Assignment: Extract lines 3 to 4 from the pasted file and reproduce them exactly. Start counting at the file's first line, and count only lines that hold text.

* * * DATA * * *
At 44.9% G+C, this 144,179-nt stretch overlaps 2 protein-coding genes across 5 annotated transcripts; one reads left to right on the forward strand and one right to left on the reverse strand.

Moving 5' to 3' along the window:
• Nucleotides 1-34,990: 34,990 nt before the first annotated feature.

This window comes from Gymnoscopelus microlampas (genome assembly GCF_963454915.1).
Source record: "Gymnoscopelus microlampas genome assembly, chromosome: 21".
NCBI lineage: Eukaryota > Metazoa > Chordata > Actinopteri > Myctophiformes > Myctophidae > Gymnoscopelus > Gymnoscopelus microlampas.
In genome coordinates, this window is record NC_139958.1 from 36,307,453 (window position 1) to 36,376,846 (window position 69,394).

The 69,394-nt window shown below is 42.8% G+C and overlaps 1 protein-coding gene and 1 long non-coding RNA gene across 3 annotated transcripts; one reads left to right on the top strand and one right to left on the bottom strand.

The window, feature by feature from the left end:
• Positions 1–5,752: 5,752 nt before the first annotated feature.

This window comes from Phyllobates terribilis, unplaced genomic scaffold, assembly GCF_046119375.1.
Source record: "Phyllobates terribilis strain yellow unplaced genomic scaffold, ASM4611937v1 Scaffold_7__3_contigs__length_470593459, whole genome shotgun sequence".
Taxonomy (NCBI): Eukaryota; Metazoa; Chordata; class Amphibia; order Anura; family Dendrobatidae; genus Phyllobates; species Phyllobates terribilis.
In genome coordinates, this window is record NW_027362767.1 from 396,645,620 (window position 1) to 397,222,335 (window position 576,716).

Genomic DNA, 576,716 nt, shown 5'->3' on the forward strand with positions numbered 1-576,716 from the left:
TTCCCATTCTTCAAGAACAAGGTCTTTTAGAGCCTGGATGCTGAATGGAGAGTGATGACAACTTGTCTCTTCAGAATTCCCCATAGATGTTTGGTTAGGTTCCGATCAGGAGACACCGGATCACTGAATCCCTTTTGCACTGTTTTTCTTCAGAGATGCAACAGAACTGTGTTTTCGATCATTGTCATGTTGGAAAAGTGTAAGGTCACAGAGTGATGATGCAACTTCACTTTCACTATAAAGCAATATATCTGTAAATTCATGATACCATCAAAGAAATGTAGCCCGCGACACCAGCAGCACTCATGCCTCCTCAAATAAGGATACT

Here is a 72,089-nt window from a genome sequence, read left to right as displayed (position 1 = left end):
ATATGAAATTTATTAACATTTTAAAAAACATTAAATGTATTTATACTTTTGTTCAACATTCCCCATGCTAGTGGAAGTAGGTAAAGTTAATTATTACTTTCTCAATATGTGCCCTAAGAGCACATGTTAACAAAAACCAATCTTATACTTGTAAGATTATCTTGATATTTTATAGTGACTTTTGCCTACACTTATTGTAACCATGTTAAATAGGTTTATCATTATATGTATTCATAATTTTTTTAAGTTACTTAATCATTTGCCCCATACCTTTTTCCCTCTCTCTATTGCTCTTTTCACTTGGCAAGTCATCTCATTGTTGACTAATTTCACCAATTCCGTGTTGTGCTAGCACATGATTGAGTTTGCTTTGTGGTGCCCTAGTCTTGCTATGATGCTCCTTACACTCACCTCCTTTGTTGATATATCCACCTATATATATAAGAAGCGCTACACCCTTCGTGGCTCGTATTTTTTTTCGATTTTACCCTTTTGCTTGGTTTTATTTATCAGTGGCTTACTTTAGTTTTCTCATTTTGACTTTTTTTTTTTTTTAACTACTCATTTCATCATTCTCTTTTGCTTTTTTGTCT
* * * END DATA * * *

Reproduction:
• Nucleotides 1-34,990: 34,990 nt before the first annotated feature.

This window comes from Gymnoscopelus microlampas (genome assembly GCF_963454915.1).